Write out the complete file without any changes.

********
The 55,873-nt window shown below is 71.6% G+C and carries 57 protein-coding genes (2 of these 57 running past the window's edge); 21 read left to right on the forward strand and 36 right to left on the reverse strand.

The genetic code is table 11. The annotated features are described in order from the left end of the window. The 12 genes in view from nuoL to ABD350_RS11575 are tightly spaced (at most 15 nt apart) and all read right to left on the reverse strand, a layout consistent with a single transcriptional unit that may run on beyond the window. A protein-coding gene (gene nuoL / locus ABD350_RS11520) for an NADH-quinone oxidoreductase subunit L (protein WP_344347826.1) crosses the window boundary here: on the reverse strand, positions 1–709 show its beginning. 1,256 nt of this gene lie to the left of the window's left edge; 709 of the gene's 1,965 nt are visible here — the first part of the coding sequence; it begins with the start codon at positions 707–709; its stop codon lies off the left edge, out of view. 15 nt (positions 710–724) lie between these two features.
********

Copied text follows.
The 55,873-nt window shown below is 71.6% G+C and carries 57 protein-coding genes (2 of these 57 running past the window's edge); 21 read left to right on the forward strand and 36 right to left on the reverse strand.

The genetic code is table 11. The annotated features are described in order from the left end of the window. The 12 genes in view from nuoL to ABD350_RS11575 are tightly spaced (at most 15 nt apart) and all read right to left on the reverse strand, a layout consistent with a single transcriptional unit that may run on beyond the window. A protein-coding gene (gene nuoL / locus ABD350_RS11520) for an NADH-quinone oxidoreductase subunit L (protein WP_344347826.1) crosses the window boundary here: on the reverse strand, positions 1–709 show its beginning. 1,256 nt of this gene lie to the left of the window's left edge; 709 of the gene's 1,965 nt are visible here — the first part of the coding sequence; it begins with the start codon at positions 707–709; its stop codon lies off the left edge, out of view. 15 nt (positions 710–724) lie between these two features.